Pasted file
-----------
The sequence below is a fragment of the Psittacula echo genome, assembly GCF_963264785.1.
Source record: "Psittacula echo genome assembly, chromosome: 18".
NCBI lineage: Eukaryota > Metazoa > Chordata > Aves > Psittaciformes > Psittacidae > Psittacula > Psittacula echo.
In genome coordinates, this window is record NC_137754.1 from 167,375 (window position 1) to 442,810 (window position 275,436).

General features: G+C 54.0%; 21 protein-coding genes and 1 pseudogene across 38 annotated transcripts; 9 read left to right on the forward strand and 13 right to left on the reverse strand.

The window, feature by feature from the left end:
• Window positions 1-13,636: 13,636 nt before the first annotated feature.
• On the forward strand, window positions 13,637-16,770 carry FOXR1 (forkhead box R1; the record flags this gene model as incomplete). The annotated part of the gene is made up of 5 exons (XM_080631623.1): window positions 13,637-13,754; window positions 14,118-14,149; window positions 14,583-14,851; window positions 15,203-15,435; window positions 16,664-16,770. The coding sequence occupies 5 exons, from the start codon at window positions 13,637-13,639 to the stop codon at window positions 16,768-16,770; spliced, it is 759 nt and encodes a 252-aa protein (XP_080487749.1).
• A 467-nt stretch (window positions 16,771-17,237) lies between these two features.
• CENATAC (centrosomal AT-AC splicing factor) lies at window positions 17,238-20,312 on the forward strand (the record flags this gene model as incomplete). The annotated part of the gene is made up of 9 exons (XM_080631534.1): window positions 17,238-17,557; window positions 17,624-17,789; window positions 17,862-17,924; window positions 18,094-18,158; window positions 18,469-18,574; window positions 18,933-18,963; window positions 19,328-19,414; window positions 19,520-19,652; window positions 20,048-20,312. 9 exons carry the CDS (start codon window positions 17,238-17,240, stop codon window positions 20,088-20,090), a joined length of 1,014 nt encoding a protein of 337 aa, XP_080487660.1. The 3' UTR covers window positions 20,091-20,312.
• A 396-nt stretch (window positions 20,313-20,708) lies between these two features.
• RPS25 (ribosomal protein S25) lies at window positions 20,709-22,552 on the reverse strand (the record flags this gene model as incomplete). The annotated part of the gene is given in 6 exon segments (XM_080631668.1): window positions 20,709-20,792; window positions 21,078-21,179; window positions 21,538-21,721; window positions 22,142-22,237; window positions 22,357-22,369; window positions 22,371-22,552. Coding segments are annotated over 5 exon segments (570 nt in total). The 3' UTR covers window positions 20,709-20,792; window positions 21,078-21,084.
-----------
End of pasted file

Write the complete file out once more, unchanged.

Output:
The sequence below is a fragment of the Psittacula echo genome, assembly GCF_963264785.1.
Source record: "Psittacula echo genome assembly, chromosome: 18".
NCBI lineage: Eukaryota > Metazoa > Chordata > Aves > Psittaciformes > Psittacidae > Psittacula > Psittacula echo.
In genome coordinates, this window is record NC_137754.1 from 167,375 (window position 1) to 442,810 (window position 275,436).

General features: G+C 54.0%; 21 protein-coding genes and 1 pseudogene across 38 annotated transcripts; 9 read left to right on the forward strand and 13 right to left on the reverse strand.

The window, feature by feature from the left end:
• Window positions 1-13,636: 13,636 nt before the first annotated feature.
• On the forward strand, window positions 13,637-16,770 carry FOXR1 (forkhead box R1; the record flags this gene model as incomplete). The annotated part of the gene is made up of 5 exons (XM_080631623.1): window positions 13,637-13,754; window positions 14,118-14,149; window positions 14,583-14,851; window positions 15,203-15,435; window positions 16,664-16,770. The coding sequence occupies 5 exons, from the start codon at window positions 13,637-13,639 to the stop codon at window positions 16,768-16,770; spliced, it is 759 nt and encodes a 252-aa protein (XP_080487749.1).
• A 467-nt stretch (window positions 16,771-17,237) lies between these two features.
• CENATAC (centrosomal AT-AC splicing factor) lies at window positions 17,238-20,312 on the forward strand (the record flags this gene model as incomplete). The annotated part of the gene is made up of 9 exons (XM_080631534.1): window positions 17,238-17,557; window positions 17,624-17,789; window positions 17,862-17,924; window positions 18,094-18,158; window positions 18,469-18,574; window positions 18,933-18,963; window positions 19,328-19,414; window positions 19,520-19,652; window positions 20,048-20,312. 9 exons carry the CDS (start codon window positions 17,238-17,240, stop codon window positions 20,088-20,090), a joined length of 1,014 nt encoding a protein of 337 aa, XP_080487660.1. The 3' UTR covers window positions 20,091-20,312.
• A 396-nt stretch (window positions 20,313-20,708) lies between these two features.
• RPS25 (ribosomal protein S25) lies at window positions 20,709-22,552 on the reverse strand (the record flags this gene model as incomplete). The annotated part of the gene is given in 6 exon segments (XM_080631668.1): window positions 20,709-20,792; window positions 21,078-21,179; window positions 21,538-21,721; window positions 22,142-22,237; window positions 22,357-22,369; window positions 22,371-22,552. Coding segments are annotated over 5 exon segments (570 nt in total). The 3' UTR covers window positions 20,709-20,792; window positions 21,078-21,084.